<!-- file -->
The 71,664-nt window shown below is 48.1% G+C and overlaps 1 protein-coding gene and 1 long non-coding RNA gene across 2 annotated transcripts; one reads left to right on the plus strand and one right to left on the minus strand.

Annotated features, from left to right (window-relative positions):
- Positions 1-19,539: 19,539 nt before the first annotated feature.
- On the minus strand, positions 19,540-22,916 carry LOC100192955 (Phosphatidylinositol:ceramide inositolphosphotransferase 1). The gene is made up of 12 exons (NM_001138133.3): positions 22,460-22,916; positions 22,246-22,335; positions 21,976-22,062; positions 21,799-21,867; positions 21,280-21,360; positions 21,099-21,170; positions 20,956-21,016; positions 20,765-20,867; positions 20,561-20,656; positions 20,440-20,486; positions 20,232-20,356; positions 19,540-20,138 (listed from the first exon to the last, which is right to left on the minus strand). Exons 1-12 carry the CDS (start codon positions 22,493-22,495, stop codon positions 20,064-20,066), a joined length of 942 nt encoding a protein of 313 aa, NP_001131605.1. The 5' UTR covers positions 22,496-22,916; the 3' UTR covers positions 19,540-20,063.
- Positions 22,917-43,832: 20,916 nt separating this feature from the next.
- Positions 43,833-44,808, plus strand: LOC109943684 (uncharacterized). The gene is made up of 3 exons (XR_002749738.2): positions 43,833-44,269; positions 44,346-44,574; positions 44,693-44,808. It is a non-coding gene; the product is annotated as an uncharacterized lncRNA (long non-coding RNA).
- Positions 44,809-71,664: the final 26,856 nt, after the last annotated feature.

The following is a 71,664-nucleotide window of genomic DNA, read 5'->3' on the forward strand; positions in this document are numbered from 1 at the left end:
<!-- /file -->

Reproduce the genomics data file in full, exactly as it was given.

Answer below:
The 71,664-nt window shown below is 48.1% G+C and overlaps 1 protein-coding gene and 1 long non-coding RNA gene across 2 annotated transcripts; one reads left to right on the plus strand and one right to left on the minus strand.

Annotated features, from left to right (window-relative positions):
- Positions 1-19,539: 19,539 nt before the first annotated feature.
- On the minus strand, positions 19,540-22,916 carry LOC100192955 (Phosphatidylinositol:ceramide inositolphosphotransferase 1). The gene is made up of 12 exons (NM_001138133.3): positions 22,460-22,916; positions 22,246-22,335; positions 21,976-22,062; positions 21,799-21,867; positions 21,280-21,360; positions 21,099-21,170; positions 20,956-21,016; positions 20,765-20,867; positions 20,561-20,656; positions 20,440-20,486; positions 20,232-20,356; positions 19,540-20,138 (listed from the first exon to the last, which is right to left on the minus strand). Exons 1-12 carry the CDS (start codon positions 22,493-22,495, stop codon positions 20,064-20,066), a joined length of 942 nt encoding a protein of 313 aa, NP_001131605.1. The 5' UTR covers positions 22,496-22,916; the 3' UTR covers positions 19,540-20,063.
- Positions 22,917-43,832: 20,916 nt separating this feature from the next.
- Positions 43,833-44,808, plus strand: LOC109943684 (uncharacterized). The gene is made up of 3 exons (XR_002749738.2): positions 43,833-44,269; positions 44,346-44,574; positions 44,693-44,808. It is a non-coding gene; the product is annotated as an uncharacterized lncRNA (long non-coding RNA).
- Positions 44,809-71,664: the final 26,856 nt, after the last annotated feature.

The following is a 71,664-nucleotide window of genomic DNA, read 5'->3' on the forward strand; positions in this document are numbered from 1 at the left end: